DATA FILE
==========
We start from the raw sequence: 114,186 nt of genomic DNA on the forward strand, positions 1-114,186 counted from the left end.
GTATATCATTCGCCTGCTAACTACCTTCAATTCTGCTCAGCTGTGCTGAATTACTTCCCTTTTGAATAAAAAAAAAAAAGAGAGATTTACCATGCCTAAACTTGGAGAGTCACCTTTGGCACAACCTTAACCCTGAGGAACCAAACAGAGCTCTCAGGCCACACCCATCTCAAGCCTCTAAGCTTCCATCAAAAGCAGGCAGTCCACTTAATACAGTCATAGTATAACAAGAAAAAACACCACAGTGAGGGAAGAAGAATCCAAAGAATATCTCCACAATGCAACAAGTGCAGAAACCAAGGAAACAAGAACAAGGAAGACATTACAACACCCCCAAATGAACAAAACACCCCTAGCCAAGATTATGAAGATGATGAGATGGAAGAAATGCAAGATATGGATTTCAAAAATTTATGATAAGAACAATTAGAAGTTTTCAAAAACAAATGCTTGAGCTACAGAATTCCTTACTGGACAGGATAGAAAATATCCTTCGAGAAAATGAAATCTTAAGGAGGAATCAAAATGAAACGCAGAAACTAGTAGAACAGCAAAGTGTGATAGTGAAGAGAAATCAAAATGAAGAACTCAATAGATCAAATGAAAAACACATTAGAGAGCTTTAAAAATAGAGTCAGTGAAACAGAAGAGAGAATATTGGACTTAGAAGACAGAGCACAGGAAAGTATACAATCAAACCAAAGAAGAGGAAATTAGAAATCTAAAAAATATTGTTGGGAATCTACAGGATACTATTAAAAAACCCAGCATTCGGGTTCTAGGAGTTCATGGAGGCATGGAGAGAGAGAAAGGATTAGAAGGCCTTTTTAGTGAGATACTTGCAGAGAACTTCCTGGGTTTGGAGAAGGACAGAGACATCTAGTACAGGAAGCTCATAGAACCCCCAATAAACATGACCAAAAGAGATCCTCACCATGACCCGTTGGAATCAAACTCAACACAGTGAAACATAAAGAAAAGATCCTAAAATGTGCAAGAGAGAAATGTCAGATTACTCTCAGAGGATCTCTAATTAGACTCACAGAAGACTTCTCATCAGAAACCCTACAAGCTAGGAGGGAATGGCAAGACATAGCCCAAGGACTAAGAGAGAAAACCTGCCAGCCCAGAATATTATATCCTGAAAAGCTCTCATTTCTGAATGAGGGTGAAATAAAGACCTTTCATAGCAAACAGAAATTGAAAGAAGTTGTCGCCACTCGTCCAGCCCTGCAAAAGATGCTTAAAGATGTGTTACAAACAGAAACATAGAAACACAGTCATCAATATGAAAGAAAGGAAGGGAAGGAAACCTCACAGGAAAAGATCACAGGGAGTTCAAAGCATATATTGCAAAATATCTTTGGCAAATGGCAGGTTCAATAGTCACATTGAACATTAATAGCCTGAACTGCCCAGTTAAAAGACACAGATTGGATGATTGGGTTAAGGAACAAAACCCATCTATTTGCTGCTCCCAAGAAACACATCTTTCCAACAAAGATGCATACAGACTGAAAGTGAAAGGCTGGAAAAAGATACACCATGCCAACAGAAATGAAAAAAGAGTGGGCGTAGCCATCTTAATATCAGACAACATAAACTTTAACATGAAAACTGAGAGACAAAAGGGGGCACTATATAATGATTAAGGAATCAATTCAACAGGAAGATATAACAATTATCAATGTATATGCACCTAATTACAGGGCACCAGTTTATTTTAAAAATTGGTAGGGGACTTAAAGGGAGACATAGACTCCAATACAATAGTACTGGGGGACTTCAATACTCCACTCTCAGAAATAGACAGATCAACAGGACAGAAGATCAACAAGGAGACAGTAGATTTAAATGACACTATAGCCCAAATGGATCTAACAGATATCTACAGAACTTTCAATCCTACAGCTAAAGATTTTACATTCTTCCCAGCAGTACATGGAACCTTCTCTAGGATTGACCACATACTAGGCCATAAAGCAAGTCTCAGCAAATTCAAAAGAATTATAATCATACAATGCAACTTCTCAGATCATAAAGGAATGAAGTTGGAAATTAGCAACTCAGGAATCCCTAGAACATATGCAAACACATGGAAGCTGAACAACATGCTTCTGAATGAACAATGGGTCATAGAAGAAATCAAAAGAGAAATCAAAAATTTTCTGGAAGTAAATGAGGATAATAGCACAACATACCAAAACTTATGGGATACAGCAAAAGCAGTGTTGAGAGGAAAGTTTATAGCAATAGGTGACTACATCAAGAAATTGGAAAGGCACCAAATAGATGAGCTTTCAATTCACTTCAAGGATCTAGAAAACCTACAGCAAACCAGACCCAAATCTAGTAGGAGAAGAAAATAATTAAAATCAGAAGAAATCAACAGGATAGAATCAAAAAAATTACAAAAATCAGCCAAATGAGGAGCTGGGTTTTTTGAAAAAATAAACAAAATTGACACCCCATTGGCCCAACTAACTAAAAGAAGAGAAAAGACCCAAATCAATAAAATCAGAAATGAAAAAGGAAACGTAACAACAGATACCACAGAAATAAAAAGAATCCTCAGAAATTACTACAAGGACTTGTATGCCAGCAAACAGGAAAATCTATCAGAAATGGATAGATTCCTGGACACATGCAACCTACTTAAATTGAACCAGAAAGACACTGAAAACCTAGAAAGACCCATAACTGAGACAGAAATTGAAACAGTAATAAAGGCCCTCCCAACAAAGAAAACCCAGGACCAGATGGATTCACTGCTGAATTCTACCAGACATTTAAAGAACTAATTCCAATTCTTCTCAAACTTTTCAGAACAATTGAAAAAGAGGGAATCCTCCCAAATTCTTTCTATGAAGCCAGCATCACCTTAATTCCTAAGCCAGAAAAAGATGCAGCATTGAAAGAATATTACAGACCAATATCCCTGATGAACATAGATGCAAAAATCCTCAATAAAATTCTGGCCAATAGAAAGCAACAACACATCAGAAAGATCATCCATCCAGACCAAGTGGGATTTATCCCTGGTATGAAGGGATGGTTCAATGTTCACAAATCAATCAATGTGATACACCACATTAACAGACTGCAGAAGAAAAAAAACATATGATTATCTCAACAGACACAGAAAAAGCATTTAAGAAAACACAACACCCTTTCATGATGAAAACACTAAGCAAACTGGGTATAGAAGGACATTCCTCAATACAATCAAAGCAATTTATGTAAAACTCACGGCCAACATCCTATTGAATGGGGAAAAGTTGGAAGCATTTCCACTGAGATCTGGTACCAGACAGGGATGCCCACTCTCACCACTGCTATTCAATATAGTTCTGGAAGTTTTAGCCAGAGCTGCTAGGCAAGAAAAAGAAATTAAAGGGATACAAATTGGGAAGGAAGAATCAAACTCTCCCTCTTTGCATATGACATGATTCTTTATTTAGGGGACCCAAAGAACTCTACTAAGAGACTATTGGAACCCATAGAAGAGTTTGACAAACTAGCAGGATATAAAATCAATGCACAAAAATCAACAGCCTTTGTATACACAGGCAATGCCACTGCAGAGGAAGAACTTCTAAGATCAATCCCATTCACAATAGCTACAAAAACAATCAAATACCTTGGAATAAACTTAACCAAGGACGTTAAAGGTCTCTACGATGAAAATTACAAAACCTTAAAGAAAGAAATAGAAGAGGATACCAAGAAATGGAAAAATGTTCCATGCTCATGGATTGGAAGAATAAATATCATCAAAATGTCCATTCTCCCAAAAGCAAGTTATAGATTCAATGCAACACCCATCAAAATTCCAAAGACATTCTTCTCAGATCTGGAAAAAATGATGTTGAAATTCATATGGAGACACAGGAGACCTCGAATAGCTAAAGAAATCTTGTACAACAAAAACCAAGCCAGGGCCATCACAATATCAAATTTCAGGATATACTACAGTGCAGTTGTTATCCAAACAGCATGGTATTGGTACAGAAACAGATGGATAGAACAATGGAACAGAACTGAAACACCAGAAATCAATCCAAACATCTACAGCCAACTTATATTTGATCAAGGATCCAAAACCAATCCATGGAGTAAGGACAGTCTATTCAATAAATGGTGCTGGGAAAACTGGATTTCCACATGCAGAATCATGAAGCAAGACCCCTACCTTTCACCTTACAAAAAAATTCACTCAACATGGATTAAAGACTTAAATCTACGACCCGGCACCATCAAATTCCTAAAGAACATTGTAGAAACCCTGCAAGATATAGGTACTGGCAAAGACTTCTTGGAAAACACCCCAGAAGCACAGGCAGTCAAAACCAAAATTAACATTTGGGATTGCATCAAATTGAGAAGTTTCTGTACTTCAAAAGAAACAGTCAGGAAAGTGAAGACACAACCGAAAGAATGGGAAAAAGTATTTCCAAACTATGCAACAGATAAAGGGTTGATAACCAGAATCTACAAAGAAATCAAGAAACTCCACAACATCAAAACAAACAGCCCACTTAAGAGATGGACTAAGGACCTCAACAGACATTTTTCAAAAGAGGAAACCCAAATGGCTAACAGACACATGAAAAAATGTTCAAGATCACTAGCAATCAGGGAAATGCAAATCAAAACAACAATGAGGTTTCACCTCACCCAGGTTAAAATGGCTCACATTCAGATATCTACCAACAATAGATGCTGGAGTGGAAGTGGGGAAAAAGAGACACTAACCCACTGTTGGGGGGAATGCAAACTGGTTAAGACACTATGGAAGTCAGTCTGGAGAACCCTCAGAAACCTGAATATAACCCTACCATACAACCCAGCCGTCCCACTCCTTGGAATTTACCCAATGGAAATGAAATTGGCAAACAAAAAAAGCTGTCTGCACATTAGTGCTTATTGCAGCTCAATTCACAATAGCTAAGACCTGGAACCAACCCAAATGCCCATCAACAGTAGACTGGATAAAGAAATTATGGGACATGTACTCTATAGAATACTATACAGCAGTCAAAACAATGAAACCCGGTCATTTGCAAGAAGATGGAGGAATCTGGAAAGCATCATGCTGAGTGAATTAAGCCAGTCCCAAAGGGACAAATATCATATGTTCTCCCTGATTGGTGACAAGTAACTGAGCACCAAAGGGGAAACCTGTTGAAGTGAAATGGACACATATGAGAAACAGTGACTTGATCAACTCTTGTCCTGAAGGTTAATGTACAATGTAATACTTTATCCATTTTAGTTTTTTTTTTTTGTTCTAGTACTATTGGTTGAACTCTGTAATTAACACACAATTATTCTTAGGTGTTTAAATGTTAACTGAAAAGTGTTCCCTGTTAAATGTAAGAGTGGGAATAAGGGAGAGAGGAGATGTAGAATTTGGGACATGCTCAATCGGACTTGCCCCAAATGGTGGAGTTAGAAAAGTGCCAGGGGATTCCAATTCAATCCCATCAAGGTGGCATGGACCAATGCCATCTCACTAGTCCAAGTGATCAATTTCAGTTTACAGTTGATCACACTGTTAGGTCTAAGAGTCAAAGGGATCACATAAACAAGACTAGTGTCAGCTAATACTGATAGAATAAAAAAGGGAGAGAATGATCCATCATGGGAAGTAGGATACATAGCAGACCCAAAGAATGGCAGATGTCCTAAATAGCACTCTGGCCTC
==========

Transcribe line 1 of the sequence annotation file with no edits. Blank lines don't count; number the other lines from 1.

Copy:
We start from the raw sequence: 114,186 nt of genomic DNA on the forward strand, positions 1-114,186 counted from the left end.